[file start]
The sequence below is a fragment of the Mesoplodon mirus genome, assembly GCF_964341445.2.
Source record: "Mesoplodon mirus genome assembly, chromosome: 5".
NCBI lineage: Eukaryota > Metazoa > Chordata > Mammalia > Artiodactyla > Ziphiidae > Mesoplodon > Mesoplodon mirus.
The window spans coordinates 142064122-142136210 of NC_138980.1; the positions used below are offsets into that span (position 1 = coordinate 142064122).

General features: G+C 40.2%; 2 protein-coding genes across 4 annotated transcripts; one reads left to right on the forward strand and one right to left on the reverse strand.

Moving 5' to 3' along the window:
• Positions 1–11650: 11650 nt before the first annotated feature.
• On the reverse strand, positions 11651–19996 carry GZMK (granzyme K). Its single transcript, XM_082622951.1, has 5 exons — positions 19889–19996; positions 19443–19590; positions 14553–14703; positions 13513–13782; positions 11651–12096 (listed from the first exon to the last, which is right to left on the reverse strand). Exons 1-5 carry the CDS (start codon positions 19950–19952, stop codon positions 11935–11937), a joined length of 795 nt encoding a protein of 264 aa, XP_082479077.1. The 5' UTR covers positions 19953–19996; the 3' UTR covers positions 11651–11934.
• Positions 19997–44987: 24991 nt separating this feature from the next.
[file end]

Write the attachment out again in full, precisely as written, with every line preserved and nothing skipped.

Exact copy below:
The sequence below is a fragment of the Mesoplodon mirus genome, assembly GCF_964341445.2.
Source record: "Mesoplodon mirus genome assembly, chromosome: 5".
NCBI lineage: Eukaryota > Metazoa > Chordata > Mammalia > Artiodactyla > Ziphiidae > Mesoplodon > Mesoplodon mirus.
The window spans coordinates 142064122-142136210 of NC_138980.1; the positions used below are offsets into that span (position 1 = coordinate 142064122).

General features: G+C 40.2%; 2 protein-coding genes across 4 annotated transcripts; one reads left to right on the forward strand and one right to left on the reverse strand.

Moving 5' to 3' along the window:
• Positions 1–11650: 11650 nt before the first annotated feature.
• On the reverse strand, positions 11651–19996 carry GZMK (granzyme K). Its single transcript, XM_082622951.1, has 5 exons — positions 19889–19996; positions 19443–19590; positions 14553–14703; positions 13513–13782; positions 11651–12096 (listed from the first exon to the last, which is right to left on the reverse strand). Exons 1-5 carry the CDS (start codon positions 19950–19952, stop codon positions 11935–11937), a joined length of 795 nt encoding a protein of 264 aa, XP_082479077.1. The 5' UTR covers positions 19953–19996; the 3' UTR covers positions 11651–11934.
• Positions 19997–44987: 24991 nt separating this feature from the next.